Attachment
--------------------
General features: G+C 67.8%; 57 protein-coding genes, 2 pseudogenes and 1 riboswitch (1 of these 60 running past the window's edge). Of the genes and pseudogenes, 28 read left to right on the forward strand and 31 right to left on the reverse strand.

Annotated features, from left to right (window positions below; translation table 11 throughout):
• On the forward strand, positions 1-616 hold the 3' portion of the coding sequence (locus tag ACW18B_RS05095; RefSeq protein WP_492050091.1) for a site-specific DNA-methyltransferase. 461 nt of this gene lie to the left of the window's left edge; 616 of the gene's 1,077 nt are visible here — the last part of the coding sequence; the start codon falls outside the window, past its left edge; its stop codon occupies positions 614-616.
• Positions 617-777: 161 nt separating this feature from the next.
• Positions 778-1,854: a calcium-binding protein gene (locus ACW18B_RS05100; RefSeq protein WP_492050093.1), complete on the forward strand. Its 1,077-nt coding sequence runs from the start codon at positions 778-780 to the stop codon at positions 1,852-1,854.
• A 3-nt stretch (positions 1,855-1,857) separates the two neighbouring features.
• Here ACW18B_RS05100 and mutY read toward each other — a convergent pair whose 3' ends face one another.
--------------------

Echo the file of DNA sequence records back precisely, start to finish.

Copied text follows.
General features: G+C 67.8%; 57 protein-coding genes, 2 pseudogenes and 1 riboswitch (1 of these 60 running past the window's edge). Of the genes and pseudogenes, 28 read left to right on the forward strand and 31 right to left on the reverse strand.

Annotated features, from left to right (window positions below; translation table 11 throughout):
• On the forward strand, positions 1-616 hold the 3' portion of the coding sequence (locus tag ACW18B_RS05095; RefSeq protein WP_492050091.1) for a site-specific DNA-methyltransferase. 461 nt of this gene lie to the left of the window's left edge; 616 of the gene's 1,077 nt are visible here — the last part of the coding sequence; the start codon falls outside the window, past its left edge; its stop codon occupies positions 614-616.
• Positions 617-777: 161 nt separating this feature from the next.
• Positions 778-1,854: a calcium-binding protein gene (locus ACW18B_RS05100; RefSeq protein WP_492050093.1), complete on the forward strand. Its 1,077-nt coding sequence runs from the start codon at positions 778-780 to the stop codon at positions 1,852-1,854.
• A 3-nt stretch (positions 1,855-1,857) separates the two neighbouring features.
• Here ACW18B_RS05100 and mutY read toward each other — a convergent pair whose 3' ends face one another.